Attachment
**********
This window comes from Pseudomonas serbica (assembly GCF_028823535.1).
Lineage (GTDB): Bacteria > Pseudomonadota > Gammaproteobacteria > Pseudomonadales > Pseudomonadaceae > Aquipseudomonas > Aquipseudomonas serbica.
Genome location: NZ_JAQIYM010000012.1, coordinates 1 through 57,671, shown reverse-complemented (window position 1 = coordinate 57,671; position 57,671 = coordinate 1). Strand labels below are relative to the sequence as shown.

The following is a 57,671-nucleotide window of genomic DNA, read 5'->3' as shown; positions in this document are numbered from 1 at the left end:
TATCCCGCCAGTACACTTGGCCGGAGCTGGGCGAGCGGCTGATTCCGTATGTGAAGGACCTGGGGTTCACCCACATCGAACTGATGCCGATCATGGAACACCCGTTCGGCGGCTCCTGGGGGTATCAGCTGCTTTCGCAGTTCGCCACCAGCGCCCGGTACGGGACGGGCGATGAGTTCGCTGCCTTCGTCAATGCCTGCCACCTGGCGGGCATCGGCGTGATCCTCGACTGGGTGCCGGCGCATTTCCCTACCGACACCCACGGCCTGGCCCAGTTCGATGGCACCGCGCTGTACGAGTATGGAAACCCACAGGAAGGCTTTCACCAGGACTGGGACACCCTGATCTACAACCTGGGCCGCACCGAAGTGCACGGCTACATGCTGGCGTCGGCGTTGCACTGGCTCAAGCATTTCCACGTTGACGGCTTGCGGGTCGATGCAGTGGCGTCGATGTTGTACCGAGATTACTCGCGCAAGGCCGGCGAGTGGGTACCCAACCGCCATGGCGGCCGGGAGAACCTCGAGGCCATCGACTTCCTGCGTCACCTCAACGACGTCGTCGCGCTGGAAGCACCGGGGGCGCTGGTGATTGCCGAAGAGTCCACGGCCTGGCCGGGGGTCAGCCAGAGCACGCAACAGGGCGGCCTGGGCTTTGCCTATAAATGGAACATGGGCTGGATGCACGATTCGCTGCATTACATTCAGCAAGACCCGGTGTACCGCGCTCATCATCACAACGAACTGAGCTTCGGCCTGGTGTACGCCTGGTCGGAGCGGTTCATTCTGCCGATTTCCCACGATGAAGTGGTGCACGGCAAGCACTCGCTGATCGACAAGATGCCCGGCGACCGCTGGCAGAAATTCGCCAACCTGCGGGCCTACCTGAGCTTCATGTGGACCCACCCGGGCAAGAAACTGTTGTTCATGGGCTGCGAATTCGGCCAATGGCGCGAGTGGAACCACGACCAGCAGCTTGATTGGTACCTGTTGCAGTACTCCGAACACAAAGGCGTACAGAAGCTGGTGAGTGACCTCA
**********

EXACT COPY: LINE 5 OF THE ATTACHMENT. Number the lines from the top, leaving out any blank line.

TATCCCGCCAGTACACTTGGCCGGAGCTGGGCGAGCGGCTGATTCCGTATGTGAAGGACCTGGGGTTCACCCACATCGAACTGATGCCGATCATGGAACACCCGTTCGGCGGCTCCTGGGGGTATCAGCTGCTTTCGCAGTTCGCCACCAGCGCCCGGTACGGGACGGGCGATGAGTTCGCTGCCTTCGTCAATGCCTGCCACCTGGCGGGCATCGGCGTGATCCTCGACTGGGTGCCGGCGCATTTCCCTACCGACACCCACGGCCTGGCCCAGTTCGATGGCACCGCGCTGTACGAGTATGGAAACCCACAGGAAGGCTTTCACCAGGACTGGGACACCCTGATCTACAACCTGGGCCGCACCGAAGTGCACGGCTACATGCTGGCGTCGGCGTTGCACTGGCTCAAGCATTTCCACGTTGACGGCTTGCGGGTCGATGCAGTGGCGTCGATGTTGTACCGAGATTACTCGCGCAAGGCCGGCGAGTGGGTACCCAACCGCCATGGCGGCCGGGAGAACCTCGAGGCCATCGACTTCCTGCGTCACCTCAACGACGTCGTCGCGCTGGAAGCACCGGGGGCGCTGGTGATTGCCGAAGAGTCCACGGCCTGGCCGGGGGTCAGCCAGAGCACGCAACAGGGCGGCCTGGGCTTTGCCTATAAATGGAACATGGGCTGGATGCACGATTCGCTGCATTACATTCAGCAAGACCCGGTGTACCGCGCTCATCATCACAACGAACTGAGCTTCGGCCTGGTGTACGCCTGGTCGGAGCGGTTCATTCTGCCGATTTCCCACGATGAAGTGGTGCACGGCAAGCACTCGCTGATCGACAAGATGCCCGGCGACCGCTGGCAGAAATTCGCCAACCTGCGGGCCTACCTGAGCTTCATGTGGACCCACCCGGGCAAGAAACTGTTGTTCATGGGCTGCGAATTCGGCCAATGGCGCGAGTGGAACCACGACCAGCAGCTTGATTGGTACCTGTTGCAGTACTCCGAACACAAAGGCGTACAGAAGCTGGTGAGTGACCTCA